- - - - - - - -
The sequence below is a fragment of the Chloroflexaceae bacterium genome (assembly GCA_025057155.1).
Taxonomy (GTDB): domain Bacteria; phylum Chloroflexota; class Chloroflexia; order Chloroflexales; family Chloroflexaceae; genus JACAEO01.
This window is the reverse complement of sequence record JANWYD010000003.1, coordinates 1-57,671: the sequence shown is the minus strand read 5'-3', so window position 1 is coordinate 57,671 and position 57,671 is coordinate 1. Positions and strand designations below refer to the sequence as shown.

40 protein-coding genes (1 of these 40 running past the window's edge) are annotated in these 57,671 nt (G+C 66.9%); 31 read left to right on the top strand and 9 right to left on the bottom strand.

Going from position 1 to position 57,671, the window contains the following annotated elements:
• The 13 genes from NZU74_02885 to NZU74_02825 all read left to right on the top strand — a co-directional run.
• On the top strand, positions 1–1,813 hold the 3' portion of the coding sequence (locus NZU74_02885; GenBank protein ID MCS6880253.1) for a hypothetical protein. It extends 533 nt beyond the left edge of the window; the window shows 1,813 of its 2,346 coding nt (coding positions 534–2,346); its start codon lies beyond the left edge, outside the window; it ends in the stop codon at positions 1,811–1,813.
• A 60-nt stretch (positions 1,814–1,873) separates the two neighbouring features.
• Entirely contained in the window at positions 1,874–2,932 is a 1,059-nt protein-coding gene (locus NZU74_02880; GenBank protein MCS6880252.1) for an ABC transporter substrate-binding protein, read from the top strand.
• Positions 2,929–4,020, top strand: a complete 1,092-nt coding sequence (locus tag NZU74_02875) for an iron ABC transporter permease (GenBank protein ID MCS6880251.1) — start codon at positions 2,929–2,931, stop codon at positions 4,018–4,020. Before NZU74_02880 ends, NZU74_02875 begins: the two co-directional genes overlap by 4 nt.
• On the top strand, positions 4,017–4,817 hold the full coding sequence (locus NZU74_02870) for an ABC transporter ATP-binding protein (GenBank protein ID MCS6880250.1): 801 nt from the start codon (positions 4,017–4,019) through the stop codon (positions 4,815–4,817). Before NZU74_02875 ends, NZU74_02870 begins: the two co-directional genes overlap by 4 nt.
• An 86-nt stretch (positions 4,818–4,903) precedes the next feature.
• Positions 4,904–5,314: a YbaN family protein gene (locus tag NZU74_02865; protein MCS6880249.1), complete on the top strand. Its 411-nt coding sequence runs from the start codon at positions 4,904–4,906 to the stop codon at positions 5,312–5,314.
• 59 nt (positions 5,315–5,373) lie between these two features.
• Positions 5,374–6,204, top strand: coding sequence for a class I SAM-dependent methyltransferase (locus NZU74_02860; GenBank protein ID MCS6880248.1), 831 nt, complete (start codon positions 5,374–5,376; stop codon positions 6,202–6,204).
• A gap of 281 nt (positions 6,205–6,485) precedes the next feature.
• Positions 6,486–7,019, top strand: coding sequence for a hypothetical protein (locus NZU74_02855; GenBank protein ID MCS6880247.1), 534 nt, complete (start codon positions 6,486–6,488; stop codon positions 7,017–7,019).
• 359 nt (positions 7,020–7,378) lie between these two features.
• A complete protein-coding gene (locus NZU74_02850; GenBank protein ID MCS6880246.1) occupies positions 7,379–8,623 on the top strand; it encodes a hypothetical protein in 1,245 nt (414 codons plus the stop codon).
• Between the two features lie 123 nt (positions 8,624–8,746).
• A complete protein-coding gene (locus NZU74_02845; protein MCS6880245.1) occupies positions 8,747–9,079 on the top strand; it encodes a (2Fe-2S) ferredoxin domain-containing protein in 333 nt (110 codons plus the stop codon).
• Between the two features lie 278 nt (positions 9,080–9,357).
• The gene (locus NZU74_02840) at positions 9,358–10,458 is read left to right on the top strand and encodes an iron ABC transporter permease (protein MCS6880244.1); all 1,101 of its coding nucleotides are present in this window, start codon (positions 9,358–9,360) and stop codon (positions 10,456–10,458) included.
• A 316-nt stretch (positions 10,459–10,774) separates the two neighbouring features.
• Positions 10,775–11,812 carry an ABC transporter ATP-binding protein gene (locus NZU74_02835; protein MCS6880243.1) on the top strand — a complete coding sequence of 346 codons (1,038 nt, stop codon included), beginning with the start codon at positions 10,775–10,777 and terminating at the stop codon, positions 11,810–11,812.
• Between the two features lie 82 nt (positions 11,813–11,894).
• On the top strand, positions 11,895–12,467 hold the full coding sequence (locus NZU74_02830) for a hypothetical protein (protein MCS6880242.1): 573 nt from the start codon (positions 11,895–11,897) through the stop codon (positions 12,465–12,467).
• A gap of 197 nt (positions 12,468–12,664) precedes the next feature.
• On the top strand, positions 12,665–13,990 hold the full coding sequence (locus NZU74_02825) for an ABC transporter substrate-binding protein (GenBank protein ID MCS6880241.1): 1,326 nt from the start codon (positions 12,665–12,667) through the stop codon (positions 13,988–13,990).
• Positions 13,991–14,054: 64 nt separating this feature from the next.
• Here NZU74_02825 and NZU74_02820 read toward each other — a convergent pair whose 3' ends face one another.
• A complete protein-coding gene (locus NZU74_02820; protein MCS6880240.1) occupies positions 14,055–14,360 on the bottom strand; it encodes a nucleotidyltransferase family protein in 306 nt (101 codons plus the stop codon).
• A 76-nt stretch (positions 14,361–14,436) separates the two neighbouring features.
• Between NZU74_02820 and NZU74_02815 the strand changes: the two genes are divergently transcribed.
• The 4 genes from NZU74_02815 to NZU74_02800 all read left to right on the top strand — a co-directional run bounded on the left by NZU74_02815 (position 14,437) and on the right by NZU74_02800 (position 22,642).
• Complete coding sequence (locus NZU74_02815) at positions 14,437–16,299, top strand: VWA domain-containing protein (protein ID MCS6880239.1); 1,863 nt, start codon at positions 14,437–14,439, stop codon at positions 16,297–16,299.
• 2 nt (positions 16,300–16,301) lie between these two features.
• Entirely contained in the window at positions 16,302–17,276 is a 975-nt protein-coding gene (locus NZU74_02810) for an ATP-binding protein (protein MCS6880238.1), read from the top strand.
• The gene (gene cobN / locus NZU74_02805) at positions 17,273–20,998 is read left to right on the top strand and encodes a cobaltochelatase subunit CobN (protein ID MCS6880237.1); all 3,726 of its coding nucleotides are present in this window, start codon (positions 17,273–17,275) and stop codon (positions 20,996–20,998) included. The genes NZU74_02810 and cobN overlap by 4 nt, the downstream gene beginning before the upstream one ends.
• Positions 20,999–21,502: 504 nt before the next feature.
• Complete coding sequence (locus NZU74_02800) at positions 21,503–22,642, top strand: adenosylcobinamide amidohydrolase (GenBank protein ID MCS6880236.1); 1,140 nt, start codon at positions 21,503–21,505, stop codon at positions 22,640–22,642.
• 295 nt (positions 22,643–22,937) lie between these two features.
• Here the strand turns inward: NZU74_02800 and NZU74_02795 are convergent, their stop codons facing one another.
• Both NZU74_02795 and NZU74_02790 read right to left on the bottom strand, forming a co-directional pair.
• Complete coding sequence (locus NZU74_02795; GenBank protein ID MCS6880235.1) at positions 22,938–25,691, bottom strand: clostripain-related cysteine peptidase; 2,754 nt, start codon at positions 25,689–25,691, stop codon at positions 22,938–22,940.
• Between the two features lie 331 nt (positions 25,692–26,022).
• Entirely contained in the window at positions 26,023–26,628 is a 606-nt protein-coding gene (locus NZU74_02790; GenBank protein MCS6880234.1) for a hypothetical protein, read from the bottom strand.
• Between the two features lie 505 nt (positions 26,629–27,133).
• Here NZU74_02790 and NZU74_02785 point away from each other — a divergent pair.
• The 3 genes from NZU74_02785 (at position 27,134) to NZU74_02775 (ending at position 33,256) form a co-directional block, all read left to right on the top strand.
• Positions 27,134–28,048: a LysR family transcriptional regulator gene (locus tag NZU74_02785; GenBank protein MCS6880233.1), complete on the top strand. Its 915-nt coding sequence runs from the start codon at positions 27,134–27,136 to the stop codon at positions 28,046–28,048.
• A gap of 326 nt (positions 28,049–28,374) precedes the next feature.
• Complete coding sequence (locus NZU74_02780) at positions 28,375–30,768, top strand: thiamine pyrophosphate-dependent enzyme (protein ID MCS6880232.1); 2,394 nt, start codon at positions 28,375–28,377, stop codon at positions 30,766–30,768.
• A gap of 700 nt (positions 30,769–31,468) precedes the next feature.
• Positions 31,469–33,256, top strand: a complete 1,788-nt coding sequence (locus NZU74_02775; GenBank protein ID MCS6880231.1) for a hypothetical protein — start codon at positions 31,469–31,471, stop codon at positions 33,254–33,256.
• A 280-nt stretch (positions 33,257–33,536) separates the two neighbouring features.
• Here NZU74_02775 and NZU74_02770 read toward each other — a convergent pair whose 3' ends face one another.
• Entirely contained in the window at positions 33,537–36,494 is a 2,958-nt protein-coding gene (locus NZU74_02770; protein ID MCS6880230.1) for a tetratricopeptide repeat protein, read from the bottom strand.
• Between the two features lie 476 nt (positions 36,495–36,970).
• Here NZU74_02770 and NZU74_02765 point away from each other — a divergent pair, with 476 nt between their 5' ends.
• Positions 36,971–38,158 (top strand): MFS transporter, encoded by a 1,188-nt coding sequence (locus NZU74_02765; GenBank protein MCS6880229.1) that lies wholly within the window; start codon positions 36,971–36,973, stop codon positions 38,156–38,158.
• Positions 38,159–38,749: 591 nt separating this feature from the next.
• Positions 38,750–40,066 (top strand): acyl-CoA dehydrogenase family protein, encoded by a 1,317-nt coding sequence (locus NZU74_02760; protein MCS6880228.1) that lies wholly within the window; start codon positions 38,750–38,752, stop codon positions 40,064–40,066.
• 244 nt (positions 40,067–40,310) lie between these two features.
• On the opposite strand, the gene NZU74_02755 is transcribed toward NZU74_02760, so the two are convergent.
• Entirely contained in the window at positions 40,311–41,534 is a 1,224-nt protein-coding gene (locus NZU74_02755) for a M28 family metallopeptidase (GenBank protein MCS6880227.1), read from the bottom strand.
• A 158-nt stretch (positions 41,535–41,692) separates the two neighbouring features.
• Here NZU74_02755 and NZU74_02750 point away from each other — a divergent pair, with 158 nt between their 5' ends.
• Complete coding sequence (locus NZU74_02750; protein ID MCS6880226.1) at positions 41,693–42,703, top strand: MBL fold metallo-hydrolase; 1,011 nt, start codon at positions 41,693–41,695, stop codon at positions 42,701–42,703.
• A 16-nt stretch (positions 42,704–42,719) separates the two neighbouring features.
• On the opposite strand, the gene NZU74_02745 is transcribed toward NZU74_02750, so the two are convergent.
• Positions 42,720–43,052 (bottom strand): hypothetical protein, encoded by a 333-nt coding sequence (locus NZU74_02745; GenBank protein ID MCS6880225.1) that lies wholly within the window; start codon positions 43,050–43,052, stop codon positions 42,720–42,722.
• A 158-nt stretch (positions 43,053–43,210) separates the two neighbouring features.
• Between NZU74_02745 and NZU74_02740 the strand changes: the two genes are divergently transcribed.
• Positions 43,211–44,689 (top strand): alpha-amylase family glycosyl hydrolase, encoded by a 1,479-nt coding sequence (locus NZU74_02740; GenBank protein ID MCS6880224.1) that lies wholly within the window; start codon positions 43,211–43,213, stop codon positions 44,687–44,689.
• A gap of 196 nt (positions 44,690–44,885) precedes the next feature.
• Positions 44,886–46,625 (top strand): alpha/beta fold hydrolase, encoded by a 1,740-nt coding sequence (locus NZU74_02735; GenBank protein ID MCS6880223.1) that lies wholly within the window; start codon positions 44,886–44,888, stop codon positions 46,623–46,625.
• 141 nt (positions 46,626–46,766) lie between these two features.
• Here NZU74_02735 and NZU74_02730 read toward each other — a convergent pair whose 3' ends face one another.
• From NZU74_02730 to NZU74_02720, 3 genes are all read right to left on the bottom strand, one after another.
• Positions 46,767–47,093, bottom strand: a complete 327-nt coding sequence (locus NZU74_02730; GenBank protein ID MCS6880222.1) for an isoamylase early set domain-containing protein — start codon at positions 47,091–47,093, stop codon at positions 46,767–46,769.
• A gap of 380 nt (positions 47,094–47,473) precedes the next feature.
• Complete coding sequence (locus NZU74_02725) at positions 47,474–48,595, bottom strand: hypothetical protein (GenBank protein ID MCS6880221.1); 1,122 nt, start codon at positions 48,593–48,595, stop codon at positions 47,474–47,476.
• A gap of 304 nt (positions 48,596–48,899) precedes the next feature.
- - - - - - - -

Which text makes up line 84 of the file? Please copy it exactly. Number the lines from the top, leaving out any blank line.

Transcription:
• A gap of 304 nt (positions 48,596–48,899) precedes the next feature.